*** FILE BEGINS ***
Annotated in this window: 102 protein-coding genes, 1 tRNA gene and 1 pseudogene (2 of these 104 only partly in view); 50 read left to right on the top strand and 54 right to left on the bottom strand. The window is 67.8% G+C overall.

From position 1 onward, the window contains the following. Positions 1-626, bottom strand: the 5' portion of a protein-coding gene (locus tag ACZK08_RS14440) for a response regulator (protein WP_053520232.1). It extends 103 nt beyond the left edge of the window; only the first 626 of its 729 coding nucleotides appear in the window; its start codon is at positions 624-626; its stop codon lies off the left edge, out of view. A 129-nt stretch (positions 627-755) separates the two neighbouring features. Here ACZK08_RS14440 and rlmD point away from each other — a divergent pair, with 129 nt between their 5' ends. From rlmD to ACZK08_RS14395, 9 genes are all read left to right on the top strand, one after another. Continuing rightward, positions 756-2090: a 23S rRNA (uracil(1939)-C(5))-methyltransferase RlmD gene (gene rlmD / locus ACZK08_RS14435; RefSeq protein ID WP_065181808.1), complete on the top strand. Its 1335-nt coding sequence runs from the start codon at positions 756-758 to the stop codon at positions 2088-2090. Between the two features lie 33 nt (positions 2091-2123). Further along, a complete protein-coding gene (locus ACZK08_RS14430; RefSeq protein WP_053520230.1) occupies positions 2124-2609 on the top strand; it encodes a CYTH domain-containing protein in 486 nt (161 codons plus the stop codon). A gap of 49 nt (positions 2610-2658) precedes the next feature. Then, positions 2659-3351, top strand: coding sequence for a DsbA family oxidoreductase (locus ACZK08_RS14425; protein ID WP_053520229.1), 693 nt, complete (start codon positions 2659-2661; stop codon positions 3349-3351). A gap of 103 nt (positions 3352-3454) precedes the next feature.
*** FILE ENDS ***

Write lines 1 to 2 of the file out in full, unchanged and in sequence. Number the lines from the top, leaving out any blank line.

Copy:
Annotated in this window: 102 protein-coding genes, 1 tRNA gene and 1 pseudogene (2 of these 104 only partly in view); 50 read left to right on the top strand and 54 right to left on the bottom strand. The window is 67.8% G+C overall.

From position 1 onward, the window contains the following. Positions 1-626, bottom strand: the 5' portion of a protein-coding gene (locus tag ACZK08_RS14440) for a response regulator (protein WP_053520232.1). It extends 103 nt beyond the left edge of the window; only the first 626 of its 729 coding nucleotides appear in the window; its start codon is at positions 624-626; its stop codon lies off the left edge, out of view. A 129-nt stretch (positions 627-755) separates the two neighbouring features. Here ACZK08_RS14440 and rlmD point away from each other — a divergent pair, with 129 nt between their 5' ends. From rlmD to ACZK08_RS14395, 9 genes are all read left to right on the top strand, one after another. Continuing rightward, positions 756-2090: a 23S rRNA (uracil(1939)-C(5))-methyltransferase RlmD gene (gene rlmD / locus ACZK08_RS14435; RefSeq protein ID WP_065181808.1), complete on the top strand. Its 1335-nt coding sequence runs from the start codon at positions 756-758 to the stop codon at positions 2088-2090. Between the two features lie 33 nt (positions 2091-2123). Further along, a complete protein-coding gene (locus ACZK08_RS14430; RefSeq protein WP_053520230.1) occupies positions 2124-2609 on the top strand; it encodes a CYTH domain-containing protein in 486 nt (161 codons plus the stop codon). A gap of 49 nt (positions 2610-2658) precedes the next feature. Then, positions 2659-3351, top strand: coding sequence for a DsbA family oxidoreductase (locus ACZK08_RS14425; protein ID WP_053520229.1), 693 nt, complete (start codon positions 2659-2661; stop codon positions 3349-3351). A gap of 103 nt (positions 3352-3454) precedes the next feature.